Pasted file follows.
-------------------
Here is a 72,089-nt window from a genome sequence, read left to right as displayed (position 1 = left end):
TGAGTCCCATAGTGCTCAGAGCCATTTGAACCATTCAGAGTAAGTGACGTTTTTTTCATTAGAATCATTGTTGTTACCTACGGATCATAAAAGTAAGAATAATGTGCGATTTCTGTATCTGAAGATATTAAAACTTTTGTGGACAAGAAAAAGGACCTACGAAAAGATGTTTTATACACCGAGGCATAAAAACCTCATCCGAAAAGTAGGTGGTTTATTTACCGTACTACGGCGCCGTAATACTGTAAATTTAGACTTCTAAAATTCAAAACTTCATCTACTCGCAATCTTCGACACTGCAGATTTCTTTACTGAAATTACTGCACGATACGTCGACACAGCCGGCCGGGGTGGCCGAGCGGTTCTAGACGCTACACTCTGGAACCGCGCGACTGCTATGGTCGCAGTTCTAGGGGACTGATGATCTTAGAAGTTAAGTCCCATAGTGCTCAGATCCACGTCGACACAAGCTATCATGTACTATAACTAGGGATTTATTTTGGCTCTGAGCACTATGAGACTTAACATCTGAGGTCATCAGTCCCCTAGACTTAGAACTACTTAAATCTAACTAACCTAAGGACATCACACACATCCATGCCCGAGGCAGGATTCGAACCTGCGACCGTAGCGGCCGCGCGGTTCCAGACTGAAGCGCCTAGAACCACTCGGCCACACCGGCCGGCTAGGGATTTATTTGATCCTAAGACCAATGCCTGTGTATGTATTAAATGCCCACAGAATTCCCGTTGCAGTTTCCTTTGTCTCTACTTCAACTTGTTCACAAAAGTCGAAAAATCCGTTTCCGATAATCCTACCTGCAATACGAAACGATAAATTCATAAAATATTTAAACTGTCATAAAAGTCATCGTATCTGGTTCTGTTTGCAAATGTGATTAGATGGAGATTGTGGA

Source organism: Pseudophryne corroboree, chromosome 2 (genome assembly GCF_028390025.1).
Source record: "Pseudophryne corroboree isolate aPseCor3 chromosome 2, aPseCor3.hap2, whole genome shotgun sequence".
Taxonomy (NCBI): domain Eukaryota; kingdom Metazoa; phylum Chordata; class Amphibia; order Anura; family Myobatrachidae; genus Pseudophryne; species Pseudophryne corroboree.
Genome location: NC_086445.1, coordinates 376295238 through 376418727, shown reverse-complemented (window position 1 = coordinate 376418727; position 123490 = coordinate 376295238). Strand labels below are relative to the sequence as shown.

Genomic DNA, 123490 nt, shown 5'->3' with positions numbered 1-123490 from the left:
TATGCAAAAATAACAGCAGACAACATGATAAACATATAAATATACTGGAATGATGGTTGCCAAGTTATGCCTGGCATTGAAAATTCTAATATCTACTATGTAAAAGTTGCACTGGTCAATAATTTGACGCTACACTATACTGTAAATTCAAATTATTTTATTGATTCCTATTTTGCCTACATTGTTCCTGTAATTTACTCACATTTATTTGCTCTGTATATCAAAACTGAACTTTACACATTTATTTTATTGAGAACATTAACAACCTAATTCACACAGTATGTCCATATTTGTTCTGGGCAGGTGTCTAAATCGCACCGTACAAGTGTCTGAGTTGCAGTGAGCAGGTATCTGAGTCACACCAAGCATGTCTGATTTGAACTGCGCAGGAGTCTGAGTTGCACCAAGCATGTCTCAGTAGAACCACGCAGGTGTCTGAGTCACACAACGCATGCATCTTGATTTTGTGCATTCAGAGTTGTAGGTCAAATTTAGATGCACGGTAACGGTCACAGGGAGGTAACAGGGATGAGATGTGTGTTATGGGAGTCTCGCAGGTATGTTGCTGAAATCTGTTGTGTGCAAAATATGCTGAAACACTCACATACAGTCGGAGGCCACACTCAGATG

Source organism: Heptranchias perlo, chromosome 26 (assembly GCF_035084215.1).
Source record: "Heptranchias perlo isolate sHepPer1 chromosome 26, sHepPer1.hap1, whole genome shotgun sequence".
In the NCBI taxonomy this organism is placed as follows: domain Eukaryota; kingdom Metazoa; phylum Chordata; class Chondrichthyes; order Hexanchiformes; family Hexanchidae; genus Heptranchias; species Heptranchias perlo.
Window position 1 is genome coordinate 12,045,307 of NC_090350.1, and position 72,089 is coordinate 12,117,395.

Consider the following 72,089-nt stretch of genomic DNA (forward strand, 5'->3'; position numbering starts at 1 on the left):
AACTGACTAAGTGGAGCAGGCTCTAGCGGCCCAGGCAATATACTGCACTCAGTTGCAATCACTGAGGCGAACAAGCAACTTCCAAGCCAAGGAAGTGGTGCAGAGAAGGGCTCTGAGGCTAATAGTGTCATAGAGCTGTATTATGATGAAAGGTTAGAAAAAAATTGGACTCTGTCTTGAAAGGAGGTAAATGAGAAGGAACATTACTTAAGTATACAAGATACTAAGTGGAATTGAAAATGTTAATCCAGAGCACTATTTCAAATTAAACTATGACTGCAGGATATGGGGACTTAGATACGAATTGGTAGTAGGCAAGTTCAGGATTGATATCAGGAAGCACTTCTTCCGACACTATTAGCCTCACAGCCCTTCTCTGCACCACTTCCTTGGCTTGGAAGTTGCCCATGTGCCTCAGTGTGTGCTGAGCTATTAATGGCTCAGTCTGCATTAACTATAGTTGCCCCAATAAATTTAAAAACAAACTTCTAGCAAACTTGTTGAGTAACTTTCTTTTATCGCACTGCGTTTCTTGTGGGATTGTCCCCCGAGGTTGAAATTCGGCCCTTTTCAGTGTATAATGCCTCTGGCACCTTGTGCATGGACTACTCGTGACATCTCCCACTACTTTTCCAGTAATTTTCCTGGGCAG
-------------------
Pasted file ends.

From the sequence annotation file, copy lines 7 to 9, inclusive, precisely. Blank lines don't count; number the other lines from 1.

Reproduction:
Genomic DNA, 123490 nt, shown 5'->3' with positions numbered 1-123490 from the left:
TATGCAAAAATAACAGCAGACAACATGATAAACATATAAATATACTGGAATGATGGTTGCCAAGTTATGCCTGGCATTGAAAATTCTAATATCTACTATGTAAAAGTTGCACTGGTCAATAATTTGACGCTACACTATACTGTAAATTCAAATTATTTTATTGATTCCTATTTTGCCTACATTGTTCCTGTAATTTACTCACATTTATTTGCTCTGTATATCAAAACTGAACTTTACACATTTATTTTATTGAGAACATTAACAACCTAATTCACACAGTATGTCCATATTTGTTCTGGGCAGGTGTCTAAATCGCACCGTACAAGTGTCTGAGTTGCAGTGAGCAGGTATCTGAGTCACACCAAGCATGTCTGATTTGAACTGCGCAGGAGTCTGAGTTGCACCAAGCATGTCTCAGTAGAACCACGCAGGTGTCTGAGTCACACAACGCATGCATCTTGATTTTGTGCATTCAGAGTTGTAGGTCAAATTTAGATGCACGGTAACGGTCACAGGGAGGTAACAGGGATGAGATGTGTGTTATGGGAGTCTCGCAGGTATGTTGCTGAAATCTGTTGTGTGCAAAATATGCTGAAACACTCACATACAGTCGGAGGCCACACTCAGATG

Source organism: Heptranchias perlo, chromosome 26 (assembly GCF_035084215.1).